A perpendicular distance H is the difference between the thickness t1 of the first oxide semiconductor film 404 a and the sum of the thickness t3 of the third oxide semiconductor film 404 c and the thickness tGI of the gate insulating film 408 (i.e., t3+tGI). The perpendicular distance H is greater than or equal to 5% and less than 300% of the channel width W, preferably greater than or equal to 10% and less than 300% of the channel width W, more preferably greater than or equal to 20% and less than 250% of the channel width W, still more preferably greater than or equal to 50% and less than 200% of the channel width W, further preferably greater than or equal to 100% and less than 150% of the channel width W. In view of variation among transistors, specifically, the perpendicular distance H is preferably greater than or equal to 20 nm, more preferably greater than or equal to 30 nm, still more preferably greater than or equal to 40 nm. Since characteristic values converge as the perpendicular distance H increases, characteristic variations due to error in the perpendicular distances H can be reduced.

A short channel effect occurs due to miniaturization, which leads to deterioration of electrical characteristics such as threshold voltage; however, with the above structure, the gate electrode 410 electrically covers the second oxide semiconductor film 404 b (channel portion), whereby carriers can be easily controlled and deterioration of electrical characteristics due to the short channel effect can be suppressed.

In each of the structures described in this embodiment, the second oxide semiconductor film is provided between the first oxide semiconductor film and the third oxide semiconductor film. However, one embodiment of the present invention is not limited to the structures. A structure in which the first oxide semiconductor film and the third oxide semiconductor film are not included and only the second oxide semiconductor film is electrically covered by the gate electrode may be used.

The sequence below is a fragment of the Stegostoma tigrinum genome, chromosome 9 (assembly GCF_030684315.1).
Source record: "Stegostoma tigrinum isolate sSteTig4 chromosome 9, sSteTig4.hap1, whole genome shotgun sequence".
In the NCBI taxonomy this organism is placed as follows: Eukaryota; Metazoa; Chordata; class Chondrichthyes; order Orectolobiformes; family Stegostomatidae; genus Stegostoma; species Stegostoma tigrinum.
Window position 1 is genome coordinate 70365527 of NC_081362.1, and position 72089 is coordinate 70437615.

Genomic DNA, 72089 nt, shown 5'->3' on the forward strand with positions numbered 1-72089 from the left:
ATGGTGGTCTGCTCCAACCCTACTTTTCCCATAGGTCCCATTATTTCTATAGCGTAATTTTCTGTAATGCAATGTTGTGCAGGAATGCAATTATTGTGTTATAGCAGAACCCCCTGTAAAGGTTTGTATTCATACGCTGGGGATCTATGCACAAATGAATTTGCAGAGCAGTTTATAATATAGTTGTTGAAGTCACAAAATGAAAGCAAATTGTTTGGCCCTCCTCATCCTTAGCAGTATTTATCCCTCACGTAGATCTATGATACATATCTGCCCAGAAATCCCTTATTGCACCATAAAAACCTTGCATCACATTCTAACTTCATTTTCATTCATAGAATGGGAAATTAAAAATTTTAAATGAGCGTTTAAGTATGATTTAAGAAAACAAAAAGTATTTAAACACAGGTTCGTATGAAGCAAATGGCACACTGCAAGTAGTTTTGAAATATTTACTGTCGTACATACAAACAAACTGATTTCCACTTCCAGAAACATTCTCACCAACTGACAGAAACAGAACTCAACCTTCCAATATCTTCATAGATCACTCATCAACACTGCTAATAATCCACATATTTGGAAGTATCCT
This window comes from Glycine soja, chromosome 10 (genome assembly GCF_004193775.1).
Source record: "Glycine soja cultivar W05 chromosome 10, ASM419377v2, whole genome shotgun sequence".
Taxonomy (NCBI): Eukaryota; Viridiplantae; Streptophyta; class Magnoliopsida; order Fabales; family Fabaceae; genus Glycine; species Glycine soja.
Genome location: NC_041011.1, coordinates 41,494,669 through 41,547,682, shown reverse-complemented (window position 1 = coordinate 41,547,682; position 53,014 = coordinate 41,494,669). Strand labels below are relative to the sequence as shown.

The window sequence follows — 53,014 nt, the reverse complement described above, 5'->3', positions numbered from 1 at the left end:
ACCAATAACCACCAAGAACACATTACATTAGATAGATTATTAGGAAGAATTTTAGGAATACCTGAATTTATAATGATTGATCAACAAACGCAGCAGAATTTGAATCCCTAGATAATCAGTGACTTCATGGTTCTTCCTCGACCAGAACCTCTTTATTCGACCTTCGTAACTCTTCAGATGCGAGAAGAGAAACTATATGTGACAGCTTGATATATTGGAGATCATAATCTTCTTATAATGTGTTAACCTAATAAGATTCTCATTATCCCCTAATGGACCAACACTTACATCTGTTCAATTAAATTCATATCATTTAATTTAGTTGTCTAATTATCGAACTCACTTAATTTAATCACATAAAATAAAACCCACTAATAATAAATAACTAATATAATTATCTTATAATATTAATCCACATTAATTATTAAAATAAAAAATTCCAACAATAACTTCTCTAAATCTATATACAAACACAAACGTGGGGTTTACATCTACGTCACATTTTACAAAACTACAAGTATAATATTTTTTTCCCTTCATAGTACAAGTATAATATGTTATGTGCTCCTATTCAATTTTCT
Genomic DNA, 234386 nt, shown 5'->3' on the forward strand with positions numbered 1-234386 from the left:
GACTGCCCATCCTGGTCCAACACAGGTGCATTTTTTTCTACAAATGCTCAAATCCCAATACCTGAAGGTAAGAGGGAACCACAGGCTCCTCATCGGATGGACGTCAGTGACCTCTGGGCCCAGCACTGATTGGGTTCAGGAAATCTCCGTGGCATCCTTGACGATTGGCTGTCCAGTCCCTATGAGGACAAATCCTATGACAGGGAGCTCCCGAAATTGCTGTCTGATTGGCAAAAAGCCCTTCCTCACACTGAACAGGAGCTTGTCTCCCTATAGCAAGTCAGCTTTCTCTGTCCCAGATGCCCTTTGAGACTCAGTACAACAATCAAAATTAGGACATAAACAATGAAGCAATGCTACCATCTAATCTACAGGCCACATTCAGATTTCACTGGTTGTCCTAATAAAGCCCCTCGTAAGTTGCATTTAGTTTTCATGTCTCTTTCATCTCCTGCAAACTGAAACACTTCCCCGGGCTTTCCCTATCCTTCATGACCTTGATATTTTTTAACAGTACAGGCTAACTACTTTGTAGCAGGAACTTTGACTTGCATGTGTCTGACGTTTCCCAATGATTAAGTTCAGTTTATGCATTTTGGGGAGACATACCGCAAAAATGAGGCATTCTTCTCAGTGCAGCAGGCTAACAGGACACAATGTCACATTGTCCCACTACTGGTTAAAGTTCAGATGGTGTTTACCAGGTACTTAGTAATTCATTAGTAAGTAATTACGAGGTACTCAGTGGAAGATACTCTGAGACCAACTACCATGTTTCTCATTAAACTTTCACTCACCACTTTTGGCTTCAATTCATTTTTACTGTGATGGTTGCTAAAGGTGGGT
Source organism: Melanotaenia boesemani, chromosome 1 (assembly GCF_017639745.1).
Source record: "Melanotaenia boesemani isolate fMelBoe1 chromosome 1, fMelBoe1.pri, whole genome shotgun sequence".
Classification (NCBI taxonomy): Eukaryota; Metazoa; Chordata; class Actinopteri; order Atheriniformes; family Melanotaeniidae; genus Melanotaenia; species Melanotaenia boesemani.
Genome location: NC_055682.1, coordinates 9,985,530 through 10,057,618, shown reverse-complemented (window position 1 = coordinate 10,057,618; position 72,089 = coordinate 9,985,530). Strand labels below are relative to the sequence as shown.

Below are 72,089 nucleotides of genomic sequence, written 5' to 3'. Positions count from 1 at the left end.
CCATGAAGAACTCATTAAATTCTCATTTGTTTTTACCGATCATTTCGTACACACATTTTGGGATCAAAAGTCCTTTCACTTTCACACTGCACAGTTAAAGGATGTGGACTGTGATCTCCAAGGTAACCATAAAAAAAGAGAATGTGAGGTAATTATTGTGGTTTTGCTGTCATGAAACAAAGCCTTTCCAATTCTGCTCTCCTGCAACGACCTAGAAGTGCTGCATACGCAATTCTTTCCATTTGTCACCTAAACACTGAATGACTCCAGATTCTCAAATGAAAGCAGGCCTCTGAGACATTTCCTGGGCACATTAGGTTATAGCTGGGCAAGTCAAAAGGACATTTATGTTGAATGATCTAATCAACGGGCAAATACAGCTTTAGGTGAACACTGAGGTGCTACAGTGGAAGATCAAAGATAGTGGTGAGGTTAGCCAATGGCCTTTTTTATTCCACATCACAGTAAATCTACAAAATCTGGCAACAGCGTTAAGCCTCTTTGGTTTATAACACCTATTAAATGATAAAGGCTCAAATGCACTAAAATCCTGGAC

Note that this embodiment can be combined with any of the other embodiments in this specification as appropriate.

Embodiment 2

In this embodiment, a method for manufacturing the transistor 450, which is described in Embodiment 1 with reference to FIGS. 1A to 1C, is described with reference to FIGS. 6A to 6C and FIGS. 7A to 7C.

First, the base insulating film 402 is formed over the substrate 400 (see FIG. 6A).

As the substrate 400, a glass substrate, a ceramic substrate, a quartz substrate, a sapphire substrate, or the like can be used. Alternatively, a single crystal semiconductor substrate or a polycrystalline semiconductor substrate made of silicon, silicon carbide, or the like, a compound semiconductor substrate made of silicon germanium or the like, a silicon-on-insulator (SOI) substrate, or the like can be used. Further alternatively, any of these substrates further provided with a semiconductor element can be used.

The base insulating film 402 can be formed by a plasma CVD method, a sputtering method, or the like using an oxide insulating material such as aluminum oxide, magnesium oxide, silicon oxide, silicon oxynitride, gallium oxide, germanium oxide, yttrium oxide, zirconium oxide, lanthanum oxide, neodymium oxide, hafnium oxide, or tantalum oxide; a nitride insulating material such as silicon nitride, silicon nitride oxide, aluminum nitride, or aluminum nitride oxide; or a mixed material of any of the oxide insulating materials and any of the nitride insulating materials. Alternatively, a stack including any of the above materials may be used, and at least an upper layer of the base insulating film 402 which is in contact with the multilayer film 404 is preferably formed using a material containing excess oxygen that might serve as a supply source of oxygen to the multilayer film 404.

Oxygen may be added to the base insulating film 402 by an ion implantation method, an ion doping method, a plasma immersion ion implantation method, or the like. Adding oxygen enables the base insulating film 402 to supply oxygen much easily to the multilayer film 404.

In the case where a surface of the substrate 400 is made of an insulator and there is no influence of impurity diffusion to the multilayer film 404 to be formed later, the base insulating film 402 is not necessarily provided.